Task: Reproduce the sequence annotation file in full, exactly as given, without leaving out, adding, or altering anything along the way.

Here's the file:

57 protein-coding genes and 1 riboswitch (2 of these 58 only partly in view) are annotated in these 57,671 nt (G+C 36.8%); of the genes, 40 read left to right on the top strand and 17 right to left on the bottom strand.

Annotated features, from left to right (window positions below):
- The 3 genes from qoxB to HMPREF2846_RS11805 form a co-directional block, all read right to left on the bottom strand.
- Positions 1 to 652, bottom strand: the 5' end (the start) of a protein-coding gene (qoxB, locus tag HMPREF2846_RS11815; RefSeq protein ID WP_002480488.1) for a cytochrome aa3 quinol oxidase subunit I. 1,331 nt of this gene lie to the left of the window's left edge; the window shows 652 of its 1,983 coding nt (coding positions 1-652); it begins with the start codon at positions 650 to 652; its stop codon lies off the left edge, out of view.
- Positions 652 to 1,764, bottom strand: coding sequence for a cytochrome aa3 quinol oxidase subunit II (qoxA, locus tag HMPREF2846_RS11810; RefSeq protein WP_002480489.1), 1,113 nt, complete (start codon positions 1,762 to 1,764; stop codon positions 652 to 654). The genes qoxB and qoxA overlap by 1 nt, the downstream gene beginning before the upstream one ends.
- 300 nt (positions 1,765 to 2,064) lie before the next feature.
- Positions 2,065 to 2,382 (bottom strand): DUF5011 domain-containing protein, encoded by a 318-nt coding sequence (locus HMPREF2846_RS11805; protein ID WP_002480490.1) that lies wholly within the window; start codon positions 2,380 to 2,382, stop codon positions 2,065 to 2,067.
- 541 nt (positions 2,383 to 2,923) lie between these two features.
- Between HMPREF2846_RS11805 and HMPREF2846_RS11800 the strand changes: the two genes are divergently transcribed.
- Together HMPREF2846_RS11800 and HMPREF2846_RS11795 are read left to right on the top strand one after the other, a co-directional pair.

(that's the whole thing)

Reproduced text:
57 protein-coding genes and 1 riboswitch (2 of these 58 only partly in view) are annotated in these 57,671 nt (G+C 36.8%); of the genes, 40 read left to right on the top strand and 17 right to left on the bottom strand.

Annotated features, from left to right (window positions below):
- The 3 genes from qoxB to HMPREF2846_RS11805 form a co-directional block, all read right to left on the bottom strand.
- Positions 1 to 652, bottom strand: the 5' end (the start) of a protein-coding gene (qoxB, locus tag HMPREF2846_RS11815; RefSeq protein ID WP_002480488.1) for a cytochrome aa3 quinol oxidase subunit I. 1,331 nt of this gene lie to the left of the window's left edge; the window shows 652 of its 1,983 coding nt (coding positions 1-652); it begins with the start codon at positions 650 to 652; its stop codon lies off the left edge, out of view.
- Positions 652 to 1,764, bottom strand: coding sequence for a cytochrome aa3 quinol oxidase subunit II (qoxA, locus tag HMPREF2846_RS11810; RefSeq protein WP_002480489.1), 1,113 nt, complete (start codon positions 1,762 to 1,764; stop codon positions 652 to 654). The genes qoxB and qoxA overlap by 1 nt, the downstream gene beginning before the upstream one ends.
- 300 nt (positions 1,765 to 2,064) lie before the next feature.
- Positions 2,065 to 2,382 (bottom strand): DUF5011 domain-containing protein, encoded by a 318-nt coding sequence (locus HMPREF2846_RS11805; protein ID WP_002480490.1) that lies wholly within the window; start codon positions 2,380 to 2,382, stop codon positions 2,065 to 2,067.
- 541 nt (positions 2,383 to 2,923) lie between these two features.
- Between HMPREF2846_RS11805 and HMPREF2846_RS11800 the strand changes: the two genes are divergently transcribed.
- Together HMPREF2846_RS11800 and HMPREF2846_RS11795 are read left to right on the top strand one after the other, a co-directional pair.